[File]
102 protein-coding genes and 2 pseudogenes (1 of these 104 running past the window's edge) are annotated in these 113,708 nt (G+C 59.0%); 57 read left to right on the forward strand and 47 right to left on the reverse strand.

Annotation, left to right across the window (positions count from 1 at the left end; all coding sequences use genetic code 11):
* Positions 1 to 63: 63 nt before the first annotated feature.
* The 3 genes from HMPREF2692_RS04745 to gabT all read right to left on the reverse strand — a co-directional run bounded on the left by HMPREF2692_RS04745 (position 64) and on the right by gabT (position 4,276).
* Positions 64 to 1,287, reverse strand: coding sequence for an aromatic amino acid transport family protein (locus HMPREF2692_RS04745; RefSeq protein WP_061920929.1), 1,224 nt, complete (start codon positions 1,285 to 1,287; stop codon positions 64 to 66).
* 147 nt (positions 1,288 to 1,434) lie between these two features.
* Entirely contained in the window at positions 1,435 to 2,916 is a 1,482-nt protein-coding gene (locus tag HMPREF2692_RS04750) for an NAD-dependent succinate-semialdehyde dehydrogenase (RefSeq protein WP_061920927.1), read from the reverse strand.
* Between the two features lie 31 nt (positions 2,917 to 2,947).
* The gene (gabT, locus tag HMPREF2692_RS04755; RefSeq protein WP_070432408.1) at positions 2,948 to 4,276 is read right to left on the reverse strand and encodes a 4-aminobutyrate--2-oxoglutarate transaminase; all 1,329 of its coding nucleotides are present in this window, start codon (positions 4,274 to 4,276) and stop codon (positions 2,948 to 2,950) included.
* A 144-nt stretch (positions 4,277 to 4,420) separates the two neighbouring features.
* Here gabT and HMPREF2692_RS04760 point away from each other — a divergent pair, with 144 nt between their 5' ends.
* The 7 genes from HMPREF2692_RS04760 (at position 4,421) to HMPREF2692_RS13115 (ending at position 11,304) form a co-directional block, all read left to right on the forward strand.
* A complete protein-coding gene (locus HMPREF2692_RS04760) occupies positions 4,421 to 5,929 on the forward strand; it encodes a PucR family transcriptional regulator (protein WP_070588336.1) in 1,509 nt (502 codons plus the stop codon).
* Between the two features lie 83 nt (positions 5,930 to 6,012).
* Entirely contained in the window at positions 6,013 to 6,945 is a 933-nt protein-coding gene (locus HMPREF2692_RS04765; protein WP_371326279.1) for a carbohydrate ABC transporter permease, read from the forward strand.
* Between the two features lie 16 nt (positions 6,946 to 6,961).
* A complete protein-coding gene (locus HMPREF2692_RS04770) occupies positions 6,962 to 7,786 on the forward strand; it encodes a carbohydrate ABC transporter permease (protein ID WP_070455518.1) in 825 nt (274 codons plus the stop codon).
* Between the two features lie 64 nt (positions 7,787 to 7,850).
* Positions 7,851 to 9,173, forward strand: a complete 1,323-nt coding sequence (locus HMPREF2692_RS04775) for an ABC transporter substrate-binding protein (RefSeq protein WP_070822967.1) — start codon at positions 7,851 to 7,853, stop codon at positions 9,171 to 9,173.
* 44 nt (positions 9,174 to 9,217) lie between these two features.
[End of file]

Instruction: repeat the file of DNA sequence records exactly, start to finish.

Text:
102 protein-coding genes and 2 pseudogenes (1 of these 104 running past the window's edge) are annotated in these 113,708 nt (G+C 59.0%); 57 read left to right on the forward strand and 47 right to left on the reverse strand.

Annotation, left to right across the window (positions count from 1 at the left end; all coding sequences use genetic code 11):
* Positions 1 to 63: 63 nt before the first annotated feature.
* The 3 genes from HMPREF2692_RS04745 to gabT all read right to left on the reverse strand — a co-directional run bounded on the left by HMPREF2692_RS04745 (position 64) and on the right by gabT (position 4,276).
* Positions 64 to 1,287, reverse strand: coding sequence for an aromatic amino acid transport family protein (locus HMPREF2692_RS04745; RefSeq protein WP_061920929.1), 1,224 nt, complete (start codon positions 1,285 to 1,287; stop codon positions 64 to 66).
* 147 nt (positions 1,288 to 1,434) lie between these two features.
* Entirely contained in the window at positions 1,435 to 2,916 is a 1,482-nt protein-coding gene (locus tag HMPREF2692_RS04750) for an NAD-dependent succinate-semialdehyde dehydrogenase (RefSeq protein WP_061920927.1), read from the reverse strand.
* Between the two features lie 31 nt (positions 2,917 to 2,947).
* The gene (gabT, locus tag HMPREF2692_RS04755; RefSeq protein WP_070432408.1) at positions 2,948 to 4,276 is read right to left on the reverse strand and encodes a 4-aminobutyrate--2-oxoglutarate transaminase; all 1,329 of its coding nucleotides are present in this window, start codon (positions 4,274 to 4,276) and stop codon (positions 2,948 to 2,950) included.
* A 144-nt stretch (positions 4,277 to 4,420) separates the two neighbouring features.
* Here gabT and HMPREF2692_RS04760 point away from each other — a divergent pair, with 144 nt between their 5' ends.
* The 7 genes from HMPREF2692_RS04760 (at position 4,421) to HMPREF2692_RS13115 (ending at position 11,304) form a co-directional block, all read left to right on the forward strand.
* A complete protein-coding gene (locus HMPREF2692_RS04760) occupies positions 4,421 to 5,929 on the forward strand; it encodes a PucR family transcriptional regulator (protein WP_070588336.1) in 1,509 nt (502 codons plus the stop codon).
* Between the two features lie 83 nt (positions 5,930 to 6,012).
* Entirely contained in the window at positions 6,013 to 6,945 is a 933-nt protein-coding gene (locus HMPREF2692_RS04765; protein WP_371326279.1) for a carbohydrate ABC transporter permease, read from the forward strand.
* Between the two features lie 16 nt (positions 6,946 to 6,961).
* A complete protein-coding gene (locus HMPREF2692_RS04770) occupies positions 6,962 to 7,786 on the forward strand; it encodes a carbohydrate ABC transporter permease (protein ID WP_070455518.1) in 825 nt (274 codons plus the stop codon).
* Between the two features lie 64 nt (positions 7,787 to 7,850).
* Positions 7,851 to 9,173, forward strand: a complete 1,323-nt coding sequence (locus HMPREF2692_RS04775) for an ABC transporter substrate-binding protein (RefSeq protein WP_070822967.1) — start codon at positions 7,851 to 7,853, stop codon at positions 9,171 to 9,173.
* 44 nt (positions 9,174 to 9,217) lie between these two features.